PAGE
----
EnSight Python scripts: Running and debugging#

EnSight supports the notion of a Python script, a parallel construct to the command language journaling script (.enc file). This script is a file of Python commands that can be directly run from the EnSight command line or via the Python script editor built into EnSight. Many EnSight Python scripts are written using the Python tab script editor in the command dialog, often by translating EnSight command language into Python via the built-in tools.

Here is an example of such a script:


The preceding script is effectively a line-by-line translation from the EnSight command language into the native Python bindings (EnSight command language native Python API). Such scripts can be executed by the script editor’s Run script or Import script as module commands. These scripts assume that the ensight module has been imported, making it difficult to run them from inside of a PyEnSight session, where the ensight module is a property of the Session object instance.

Running EnSight Python scripts#

To run scripts like the one in the preceding example in PyEnSight, you use the run_script method. For example, assume that you have an EnSight Python script named "/home/ensight/example.py". You can use this code to run this script via the PyEnSight module:

from ansys.pyensight.core import LocalLauncher

session = LocalLauncher().start()
_ = session.run_script("/home/ensight/example.py")

The preceding code imports the example.py file into the interpreter. This results in an example module being imported. The imported module has the symbol ensight set to the current session ensight property and uses that interface to execute the script commands remotely.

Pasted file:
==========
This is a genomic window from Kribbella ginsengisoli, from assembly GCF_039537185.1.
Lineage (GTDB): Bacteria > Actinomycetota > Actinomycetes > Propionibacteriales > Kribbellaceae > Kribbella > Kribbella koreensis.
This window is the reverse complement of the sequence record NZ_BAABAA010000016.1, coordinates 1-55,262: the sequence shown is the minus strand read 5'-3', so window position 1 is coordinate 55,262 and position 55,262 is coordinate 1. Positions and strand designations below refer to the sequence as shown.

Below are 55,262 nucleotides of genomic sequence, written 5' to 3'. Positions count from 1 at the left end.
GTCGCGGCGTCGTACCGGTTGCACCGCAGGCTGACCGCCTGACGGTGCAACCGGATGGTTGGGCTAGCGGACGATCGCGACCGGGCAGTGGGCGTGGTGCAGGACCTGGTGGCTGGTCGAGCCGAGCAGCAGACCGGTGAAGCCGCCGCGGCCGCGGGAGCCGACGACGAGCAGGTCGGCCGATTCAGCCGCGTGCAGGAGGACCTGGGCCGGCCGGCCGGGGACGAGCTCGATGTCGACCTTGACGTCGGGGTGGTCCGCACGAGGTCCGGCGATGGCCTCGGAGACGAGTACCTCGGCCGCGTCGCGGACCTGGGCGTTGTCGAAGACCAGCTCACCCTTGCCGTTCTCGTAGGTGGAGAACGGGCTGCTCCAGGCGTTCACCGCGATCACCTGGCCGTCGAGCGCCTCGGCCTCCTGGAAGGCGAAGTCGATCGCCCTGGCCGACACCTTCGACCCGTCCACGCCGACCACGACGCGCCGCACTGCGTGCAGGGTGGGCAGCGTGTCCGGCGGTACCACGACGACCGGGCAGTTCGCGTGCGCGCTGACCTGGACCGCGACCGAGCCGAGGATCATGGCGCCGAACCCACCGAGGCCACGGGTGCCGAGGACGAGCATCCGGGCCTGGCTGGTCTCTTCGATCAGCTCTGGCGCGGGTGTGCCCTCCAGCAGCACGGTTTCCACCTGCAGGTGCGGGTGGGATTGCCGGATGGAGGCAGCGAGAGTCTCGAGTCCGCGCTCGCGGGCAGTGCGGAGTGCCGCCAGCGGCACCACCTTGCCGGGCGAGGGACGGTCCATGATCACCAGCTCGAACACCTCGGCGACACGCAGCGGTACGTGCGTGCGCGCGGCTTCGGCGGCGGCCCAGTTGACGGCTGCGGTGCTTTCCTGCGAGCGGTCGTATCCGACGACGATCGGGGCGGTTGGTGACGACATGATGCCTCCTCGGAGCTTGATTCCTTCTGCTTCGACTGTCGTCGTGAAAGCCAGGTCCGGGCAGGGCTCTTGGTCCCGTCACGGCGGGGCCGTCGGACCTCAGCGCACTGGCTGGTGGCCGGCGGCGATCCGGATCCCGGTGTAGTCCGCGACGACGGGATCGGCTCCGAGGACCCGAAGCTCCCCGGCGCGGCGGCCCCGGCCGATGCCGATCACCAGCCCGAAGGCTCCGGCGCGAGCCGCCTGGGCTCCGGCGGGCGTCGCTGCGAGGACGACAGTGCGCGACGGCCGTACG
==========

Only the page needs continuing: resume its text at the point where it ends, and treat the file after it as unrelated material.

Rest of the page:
Debugging EnSight Python scripts#

A common request is to be able to write and debug EnSight Python scripts in integrated development environments (IDEs) like Visual Studio Code. Assume that you have a file named example.py:

for vp in ensight.objs.core.VPORTS:

In the same directory, assume that you have a launching script, runme.py:

from ansys.pyensight.core import LocalLauncher

session = LocalLauncher(batch=False).start()
_ = session.run_script("./example.py")

In Visual Studio Code, you can insert a breakpoint on the print() line and debug the example.py script when the runme.py script is run in debug mode from Visual Studio Code. Note that in this example, batch=False is specified in the LocalLauncher constructor. This causes the EnSight GUI to display as well, enabling direct interaction with the full EnSight app and debugging.


It is important to note that there are some important differences between an EnSight Python script run in EnSight versus in an IDE via the PyEnSight interface.

Using the run_script method causes the directory containing the EnSight Python script to be added to sys.path, if it is not already added.


There is a significant difference in the speed with which the code can be executed. This is because the ensight commands are executed remotely and the results are returned. The workaround for this is to use the exec method, but it requires that the code in the Python script be rewritten as a function. In debugging situations, this may not be a major issue.

ensight module#

Another difference is that the nature of the ensight object in the script is very different. When running in EnSight, it is a true Python module. When running via the run_script method, the object is an instance of the ensight_api class. In general, these both provide the same API, but they are not identical. This approach includes the general API limitations described in Python API differences in EnSight versus PyEnSight.

Import versus run#

The run_script method always uses the module import mechanism to “run” the scripts. EnSight Python scripts that do not run in the EnSight script editor using the Import script as module menu command cannot be used with this system.